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MARK MUNZERT
About Mark Munzert
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Mark Munzert's web site: www.CowpokesCorral.com

 

 

 

Ranch Rain

The sun squints, clouds rollin’ in
Smell it coming, carried on wind.
Sprinkle, drizzle, hanging there.
Its in currents.  Moist full air.
Button up, tie it down.
Storms coming.  Hear its sound.
Droplets drip on my Rodeo King,
splatter my slicker, it begins to sing.
Branches break.  Crops sway.
Sweet torrents drown sound away.
Pouring puddles, carving ruts.
Cow dogs, just drenched mutts.
Cross the creek and up the hill,
it’s bringin’ cold, feel the chill.
Mud squishes with each stride,
steady, the big Quarter’s Cadillac ride.
Collar up. Saddle creakin’.
Murky sight.  Boots leakin’.
Drop my blade in the muck.
Wise guy chimes ‘nice day for duck’.
‘No kiddin’,  heard that before.
Bucket rain, big floods...great lore.
Flora and creature soaked in strain.
Mostly I enjoy it, old bones though pain.
Flash and rumble from dark sky.
Likely a message from on high.
"Here’s your water, mind it well."
Life without is dust bowl hell.
Gone as quick as it came.
Nothing untouched, not the same.
The aroma, it lingers still.
Just weather, or God’s will?

© 2008, Mark Munzert
This poem may not be reprinted or reposted without the author's written permission.


Mark comments: "Ranch Rain" was inspired by the wind through the trees of the Adirondack Mountain home of the Circle B Ranch. I was pleased to share the sacred bond of man and horse and the ways of a cowboy as a wrangler upon a trail ride as gusts brought rain and we hands scurried to get city slickers back to the ranch. Nearing the end of the trail I could see the flash of heat lightning, smell the moisture in the air, and feel the wind kick up. I tugged my brim down and threw my slicker on as I watched a white-tail disappear into the woods. The clouds began to empty as we turned and crossed the creek back toward the barn. I squinted through the blowin’ rain as I watched preparations being made ahead. We made it in just in time to ascend the porch, pull up a rocker and enjoy the storm’s beauty.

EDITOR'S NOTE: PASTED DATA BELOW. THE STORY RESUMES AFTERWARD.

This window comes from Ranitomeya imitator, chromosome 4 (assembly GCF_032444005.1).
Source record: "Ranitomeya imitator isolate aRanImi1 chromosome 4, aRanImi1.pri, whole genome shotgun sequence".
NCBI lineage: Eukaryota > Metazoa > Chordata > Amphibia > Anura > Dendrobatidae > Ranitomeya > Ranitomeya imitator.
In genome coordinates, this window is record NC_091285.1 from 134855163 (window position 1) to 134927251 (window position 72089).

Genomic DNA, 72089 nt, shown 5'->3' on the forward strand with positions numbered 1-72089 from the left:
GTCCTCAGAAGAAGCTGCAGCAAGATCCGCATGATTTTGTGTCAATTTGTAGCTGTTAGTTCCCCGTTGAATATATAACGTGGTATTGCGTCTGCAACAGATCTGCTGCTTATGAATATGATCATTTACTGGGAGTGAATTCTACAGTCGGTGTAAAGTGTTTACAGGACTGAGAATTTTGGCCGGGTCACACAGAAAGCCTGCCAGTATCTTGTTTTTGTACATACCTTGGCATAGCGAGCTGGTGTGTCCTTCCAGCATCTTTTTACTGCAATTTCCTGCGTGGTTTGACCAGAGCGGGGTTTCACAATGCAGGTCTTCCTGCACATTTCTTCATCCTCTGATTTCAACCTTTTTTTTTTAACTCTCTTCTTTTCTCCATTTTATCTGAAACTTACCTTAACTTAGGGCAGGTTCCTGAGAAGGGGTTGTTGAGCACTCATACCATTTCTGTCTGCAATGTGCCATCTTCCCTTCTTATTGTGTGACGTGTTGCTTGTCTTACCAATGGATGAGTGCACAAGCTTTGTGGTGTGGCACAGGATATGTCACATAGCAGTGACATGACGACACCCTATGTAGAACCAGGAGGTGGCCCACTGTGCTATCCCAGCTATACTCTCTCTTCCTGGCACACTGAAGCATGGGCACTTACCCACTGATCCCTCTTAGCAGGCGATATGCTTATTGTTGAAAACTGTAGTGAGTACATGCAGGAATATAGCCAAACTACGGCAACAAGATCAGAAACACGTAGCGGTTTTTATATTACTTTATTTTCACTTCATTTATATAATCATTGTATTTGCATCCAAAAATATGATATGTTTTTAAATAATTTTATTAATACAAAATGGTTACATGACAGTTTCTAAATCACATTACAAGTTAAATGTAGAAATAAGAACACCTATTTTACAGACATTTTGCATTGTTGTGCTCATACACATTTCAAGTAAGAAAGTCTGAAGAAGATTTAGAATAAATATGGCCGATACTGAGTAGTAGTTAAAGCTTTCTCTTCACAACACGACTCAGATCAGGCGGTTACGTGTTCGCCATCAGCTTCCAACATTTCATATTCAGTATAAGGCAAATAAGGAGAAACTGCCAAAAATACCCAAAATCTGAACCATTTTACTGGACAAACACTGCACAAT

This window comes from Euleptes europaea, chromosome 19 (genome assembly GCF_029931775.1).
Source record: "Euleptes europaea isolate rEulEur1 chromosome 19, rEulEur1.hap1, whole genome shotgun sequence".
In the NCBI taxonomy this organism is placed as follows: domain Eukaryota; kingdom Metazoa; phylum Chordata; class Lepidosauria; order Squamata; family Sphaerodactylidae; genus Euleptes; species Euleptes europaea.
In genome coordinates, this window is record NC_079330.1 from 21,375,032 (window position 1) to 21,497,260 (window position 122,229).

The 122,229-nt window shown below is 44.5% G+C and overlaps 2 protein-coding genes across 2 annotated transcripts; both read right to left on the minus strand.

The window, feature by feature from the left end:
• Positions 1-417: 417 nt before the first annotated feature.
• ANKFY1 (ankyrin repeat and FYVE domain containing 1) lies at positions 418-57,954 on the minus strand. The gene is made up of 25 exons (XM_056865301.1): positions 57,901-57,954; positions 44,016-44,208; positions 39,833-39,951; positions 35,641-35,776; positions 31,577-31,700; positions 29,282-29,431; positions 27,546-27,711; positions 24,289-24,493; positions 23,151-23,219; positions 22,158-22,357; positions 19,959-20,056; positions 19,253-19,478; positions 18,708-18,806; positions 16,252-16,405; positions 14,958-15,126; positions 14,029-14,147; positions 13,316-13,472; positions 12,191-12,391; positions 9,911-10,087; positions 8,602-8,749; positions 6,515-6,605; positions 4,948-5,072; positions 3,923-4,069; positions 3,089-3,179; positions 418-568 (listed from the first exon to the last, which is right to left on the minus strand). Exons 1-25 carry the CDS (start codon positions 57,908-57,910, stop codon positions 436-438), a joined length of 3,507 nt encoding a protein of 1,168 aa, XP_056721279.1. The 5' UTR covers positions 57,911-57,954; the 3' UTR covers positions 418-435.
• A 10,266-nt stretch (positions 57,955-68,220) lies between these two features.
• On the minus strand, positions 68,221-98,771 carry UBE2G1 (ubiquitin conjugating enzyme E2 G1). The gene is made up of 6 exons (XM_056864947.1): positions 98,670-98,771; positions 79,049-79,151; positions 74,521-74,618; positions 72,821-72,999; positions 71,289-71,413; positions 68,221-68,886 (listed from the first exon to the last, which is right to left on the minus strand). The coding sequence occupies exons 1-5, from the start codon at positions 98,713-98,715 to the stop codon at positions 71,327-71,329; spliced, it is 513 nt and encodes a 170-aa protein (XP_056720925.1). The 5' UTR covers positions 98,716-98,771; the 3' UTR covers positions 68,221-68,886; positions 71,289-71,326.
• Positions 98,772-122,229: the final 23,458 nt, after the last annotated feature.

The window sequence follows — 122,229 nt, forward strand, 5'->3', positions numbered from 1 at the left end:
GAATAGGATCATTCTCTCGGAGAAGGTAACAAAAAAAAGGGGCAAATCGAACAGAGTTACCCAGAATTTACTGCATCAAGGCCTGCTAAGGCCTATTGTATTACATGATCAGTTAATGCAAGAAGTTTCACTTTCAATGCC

Broncs' Life

When I cross over and then come back
Gonna be a bronco with rider on back.
Waitin’ the chute with a smiling heart,
"This 'poke won’t finish, he’ll barely start."
Back to the ranch, a parcel, my own.
Buff, tough, quarter. Handsome and roan.
Withers to haunch, big, full and round.
Likely the strongest pound for pound.
Eyes deep, lively, and telling.
People, some close. Others, send yelling.
I move pure, regal, honest and true.